10. 10.0 10.1 ALLHAT Officers and Coordinators for the ALLHAT Collaborative Research Group. The Antihypertensive and Lipid-Lowering Treatment to Prevent Heart Attack Trial.Major outcomes in high-risk hypertensive patients randomized to angiotensin-converting enzyme inhibitor or calcium channel blocker vs diuretic: The Antihypertensive and Lipid-Lowering Treatment to Prevent Heart Attack Trial (ALLHAT).JAMA. 288(23):2981-97, 2002 Dec 18.
  11. 11.0 11.1 Seshadri S, Beiser A, Kelly-Hayes M, Kase CS, Au R, Kannel WB, Wolf PA. The lifetime risk of stroke: Estimates from the Framingham study. Stroke. 2006; 37: 345–350
  12. 12.0 12.1 Wolf PA, D’Agostino RB, Kannel WB, Bonita R, Belanger AJ. Cigarette smoking as a risk factor for stroke: the Framingham study. JAMA. 1988; 259: 1025–1029
  13. Johnston SC, Gress DR, Browner WS, Sidney S. Short-term prognosis after emergency department diagnosis of TIA. JAMA. 2000; 284: 2901–2906
  14. Hylek E. M., Go A. S., Chang Y., Jensvold N. G., Henault L. E., Selby J. V., Singer D. E. N Engl J Med 2003; 349:1019-1026, Sep 11, 2003
  15. Stroke in Patients With Diabetes and Hypertension. Samy I. McFarlane, MD, MPH, Domenic A. Sica, MD, James R. Sowers, MD. J Clin Hypertens (Greenwich). 2005;7(5):286-292.
  16. Hendrix SL, Wassertheil-Smoller S, Johnson KC, Howard BV, Kooperberg C, Rossouw JE, Trevisan M, Aragaki A, Baird AE, Bray PF, Buring JE, Criqui MH, Herrington D, Lynch JK, Rapp SR, Torner J, WHI investigators. Effects of conjugated equine estrogen on stroke in the Women’s Health Initiative. Circulation. 2006; 113: 2425–2434
  17. A critique of Women’s Health Initiative Studies (2002-2006) by James H. Clark in Nucl Recept Signal. 2006; 4: e023.
  18. Sasitorn Siritho, MD; Amanda G. Thrift, PhD; John J. McNeil, PhD; Roger X. You, PhD; Stephen M. Davis, MD Geoffrey A. Donnan, MD. Risk of Ischemic Stroke Among Users of the Oral Contraceptive Pill. The Melbourne Risk Factor Study (MERFS) Group. Stroke, Vol 22, 312-318
  19. Gregory W. Albers, MD; Wayne M. Clark, MD; Kenneth P. Madden, MD, PhD Scott A. Hamilton, PhD.ATLANTIS Trial:Results for Patients Treated Within 3 Hours of Stroke Onset 2002;33:493
  20. Joanna Wardlaw, Eivind Berge, Gergory delZoppo and Takenori Yamaguchi. Thrombolysis for acute ischemic stroke. Stroke. 2004;35:2914-2915.
  21. Stroke Prevention in Atrial Fibrillation Investigators. Stroke prevention in atrial fibrillation study: Final results. Circulation 1991; 84:527. Aspirin alone only minimally reduces stroke risk.
  22. Petersen, P, Boysen, G, Godtfredsen, J, et al. Placebo-controlled, randomized trial of warfarin and aspirin for prevention of thromboembolic complications in chronic atrial fibrillation. The Copenhagen AFASAK Study. Lancet 1989; 1:175.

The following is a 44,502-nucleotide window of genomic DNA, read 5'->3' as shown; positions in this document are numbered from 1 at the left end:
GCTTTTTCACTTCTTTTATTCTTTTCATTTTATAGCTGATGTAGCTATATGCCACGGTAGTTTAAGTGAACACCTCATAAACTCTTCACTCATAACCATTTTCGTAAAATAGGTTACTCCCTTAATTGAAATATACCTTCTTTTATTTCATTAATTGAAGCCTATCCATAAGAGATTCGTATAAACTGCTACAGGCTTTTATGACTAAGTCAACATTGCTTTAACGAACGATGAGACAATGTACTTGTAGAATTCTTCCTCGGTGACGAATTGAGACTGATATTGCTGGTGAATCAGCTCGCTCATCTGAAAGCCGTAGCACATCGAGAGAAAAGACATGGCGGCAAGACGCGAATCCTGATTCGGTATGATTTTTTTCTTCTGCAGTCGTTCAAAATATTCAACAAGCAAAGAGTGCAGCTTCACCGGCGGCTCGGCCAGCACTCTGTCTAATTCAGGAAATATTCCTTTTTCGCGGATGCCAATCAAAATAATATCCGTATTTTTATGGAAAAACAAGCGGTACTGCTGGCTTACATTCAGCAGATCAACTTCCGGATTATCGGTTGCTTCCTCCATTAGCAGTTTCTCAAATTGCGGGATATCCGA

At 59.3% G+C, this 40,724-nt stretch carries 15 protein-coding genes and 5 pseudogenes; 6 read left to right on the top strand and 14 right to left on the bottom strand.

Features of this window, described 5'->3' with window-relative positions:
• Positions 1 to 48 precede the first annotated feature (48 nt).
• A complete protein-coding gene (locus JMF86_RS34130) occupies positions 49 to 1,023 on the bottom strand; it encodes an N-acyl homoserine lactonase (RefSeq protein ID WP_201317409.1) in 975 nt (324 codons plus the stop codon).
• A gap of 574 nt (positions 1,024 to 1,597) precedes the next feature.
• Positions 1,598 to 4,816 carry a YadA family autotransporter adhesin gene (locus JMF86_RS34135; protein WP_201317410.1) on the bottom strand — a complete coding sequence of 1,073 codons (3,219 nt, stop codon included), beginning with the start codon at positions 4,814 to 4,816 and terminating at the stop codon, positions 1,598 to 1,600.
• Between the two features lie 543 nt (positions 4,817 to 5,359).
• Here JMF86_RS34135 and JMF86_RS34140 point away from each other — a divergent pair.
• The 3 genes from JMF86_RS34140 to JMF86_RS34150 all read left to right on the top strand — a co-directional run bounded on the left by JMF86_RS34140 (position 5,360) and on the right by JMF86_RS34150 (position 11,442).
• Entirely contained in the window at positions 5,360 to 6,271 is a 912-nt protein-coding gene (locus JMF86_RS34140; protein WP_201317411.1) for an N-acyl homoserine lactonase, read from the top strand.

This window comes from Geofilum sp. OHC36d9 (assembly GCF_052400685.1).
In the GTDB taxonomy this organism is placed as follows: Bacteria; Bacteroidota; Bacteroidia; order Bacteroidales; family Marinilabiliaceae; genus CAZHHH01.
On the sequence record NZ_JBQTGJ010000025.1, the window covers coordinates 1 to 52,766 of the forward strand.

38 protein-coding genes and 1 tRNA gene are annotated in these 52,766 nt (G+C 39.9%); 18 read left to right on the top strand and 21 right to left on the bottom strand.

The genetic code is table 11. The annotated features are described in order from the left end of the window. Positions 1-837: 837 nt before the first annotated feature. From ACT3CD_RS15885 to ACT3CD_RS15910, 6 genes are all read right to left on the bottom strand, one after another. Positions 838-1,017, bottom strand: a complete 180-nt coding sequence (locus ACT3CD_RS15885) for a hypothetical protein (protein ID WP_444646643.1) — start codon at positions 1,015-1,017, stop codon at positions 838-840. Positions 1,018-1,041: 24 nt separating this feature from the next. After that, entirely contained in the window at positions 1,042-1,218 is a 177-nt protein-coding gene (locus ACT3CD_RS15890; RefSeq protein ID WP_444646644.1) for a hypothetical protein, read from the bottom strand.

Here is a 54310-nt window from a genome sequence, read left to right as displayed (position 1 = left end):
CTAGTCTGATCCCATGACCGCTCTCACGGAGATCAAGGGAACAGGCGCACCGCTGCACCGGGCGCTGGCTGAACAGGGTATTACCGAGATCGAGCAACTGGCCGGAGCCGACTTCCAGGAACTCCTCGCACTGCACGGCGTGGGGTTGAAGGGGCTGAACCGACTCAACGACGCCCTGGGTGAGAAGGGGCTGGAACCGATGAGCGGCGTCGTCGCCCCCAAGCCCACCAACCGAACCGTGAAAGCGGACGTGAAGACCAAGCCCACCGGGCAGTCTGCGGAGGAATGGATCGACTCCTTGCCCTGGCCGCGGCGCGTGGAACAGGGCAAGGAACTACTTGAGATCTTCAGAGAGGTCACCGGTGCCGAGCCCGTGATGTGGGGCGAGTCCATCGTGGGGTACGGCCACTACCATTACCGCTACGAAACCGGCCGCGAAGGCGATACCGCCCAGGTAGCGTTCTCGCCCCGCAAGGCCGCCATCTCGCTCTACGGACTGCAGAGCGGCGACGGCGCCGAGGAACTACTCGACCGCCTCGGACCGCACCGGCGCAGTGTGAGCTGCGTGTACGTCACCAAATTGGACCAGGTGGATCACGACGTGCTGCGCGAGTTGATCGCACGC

23. Timothy M. E. Davis, FRACP; Helen Millns, PhD; Irene M. Stratton, MSc; Rury R. Holman, FRCP; Robert C. Turner, MD, FRCP; for the UK Prospective Diabetes Study Group. Risk Factors for Stroke in Type 2 Diabetes Mellitus, United Kingdom Prospective Diabetes Study (UKPDS) 29.Arch Intern Med. 1999;159:1097-1103.
  24. PA Wolf, RB D'Agostino, AJ Belanger and WB Kannel Probability of stroke: a risk profile from the Framingham Study. Stroke, Vol 22, 312-318
  25. Blauw GJ, Lagaay AM, Smelt AH, Westendorp RG. (1997) Stroke, statins, and cholesterol. A meta-analysis of randomized, placebo-controlled, double-blind trials with HMG-CoA reductase inhibitors. Stroke May;28(5):946-50. PMID 9158630

External Links

  1. http://circ.ahajournals.org/cgi/content/full/CIRCULATIONAHA.106.179918
  2. http://www.cdc.gov/stroke/
  3. http://www.strokeassociation.org/presenter.jhtml?identifier=1200037
  4. http://www.nlm.nih.gov/medlineplus/ency/article/000726.htm

Further Reading

This article uses content that originally appeared in the Citizendium.


Simple English

Stroke can mean one of the following:

  • Stroke (medicine), a cerebral accident, when blood supply to a part of the brain is suddenly interrupted.
  • A sunstroke.
  • Stroke (Chinese character), in graphics of Chinese characters.
  • A single line without any break, see stroke order.
  • A different name for the typographical character known as slash.
  • Stroke (engines), a single action of some engines.
  • stroke (software), a port scanning utility.
  • Local Larne (Northern Ireland) Dialect meaning either to steal ex. to stroke an item, or to get one over on someone ex. "Ah, you were well stroked there."